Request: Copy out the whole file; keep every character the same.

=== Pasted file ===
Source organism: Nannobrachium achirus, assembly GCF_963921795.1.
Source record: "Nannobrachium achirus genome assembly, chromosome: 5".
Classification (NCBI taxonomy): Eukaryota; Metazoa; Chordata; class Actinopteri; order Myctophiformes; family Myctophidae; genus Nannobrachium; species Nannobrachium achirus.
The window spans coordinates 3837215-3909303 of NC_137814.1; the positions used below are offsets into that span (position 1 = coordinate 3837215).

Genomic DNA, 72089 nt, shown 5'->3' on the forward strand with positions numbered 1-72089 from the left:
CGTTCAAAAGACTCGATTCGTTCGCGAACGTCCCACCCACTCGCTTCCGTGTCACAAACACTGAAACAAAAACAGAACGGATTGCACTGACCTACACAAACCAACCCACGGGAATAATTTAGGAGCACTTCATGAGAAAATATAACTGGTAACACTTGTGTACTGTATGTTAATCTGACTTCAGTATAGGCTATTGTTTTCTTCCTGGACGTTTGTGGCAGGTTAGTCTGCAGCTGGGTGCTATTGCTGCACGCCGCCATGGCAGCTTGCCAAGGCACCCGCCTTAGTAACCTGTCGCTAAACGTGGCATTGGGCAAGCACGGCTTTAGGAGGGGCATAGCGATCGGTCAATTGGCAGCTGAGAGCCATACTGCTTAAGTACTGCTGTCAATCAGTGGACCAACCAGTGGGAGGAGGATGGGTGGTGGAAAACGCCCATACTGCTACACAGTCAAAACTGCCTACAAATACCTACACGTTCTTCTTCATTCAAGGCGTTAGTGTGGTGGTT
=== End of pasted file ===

Source organism: Nannobrachium achirus, assembly GCF_963921795.1.
Source record: "Nannobrachium achirus genome assembly, chromosome: 5".
Classification (NCBI taxonomy): Eukaryota; Metazoa; Chordata; class Actinopteri; order Myctophiformes; family Myctophidae; genus Nannobrachium; species Nannobrachium achirus.
The window spans coordinates 3837215-3909303 of NC_137814.1; the positions used below are offsets into that span (position 1 = coordinate 3837215).

Genomic DNA, 72089 nt, shown 5'->3' on the forward strand with positions numbered 1-72089 from the left:
CGTTCAAAAGACTCGATTCGTTCGCGAACGTCCCACCCACTCGCTTCCGTGTCACAAACACTGAAACAAAAACAGAACGGATTGCACTGACCTACACAAACCAACCCACGGGAATAATTTAGGAGCACTTCATGAGAAAATATAACTGGTAACACTTGTGTACTGTATGTTAATCTGACTTCAGTATAGGCTATTGTTTTCTTCCTGGACGTTTGTGGCAGGTTAGTCTGCAGCTGGGTGCTATTGCTGCACGCCGCCATGGCAGCTTGCCAAGGCACCCGCCTTAGTAACCTGTCGCTAAACGTGGCATTGGGCAAGCACGGCTTTAGGAGGGGCATAGCGATCGGTCAATTGGCAGCTGAGAGCCATACTGCTTAAGTACTGCTGTCAATCAGTGGACCAACCAGTGGGAGGAGGATGGGTGGTGGAAAACGCCCATACTGCTACACAGTCAAAACTGCCTACAAATACCTACACGTTCTTCTTCATTCAAGGCGTTAGTGTGGTGGTT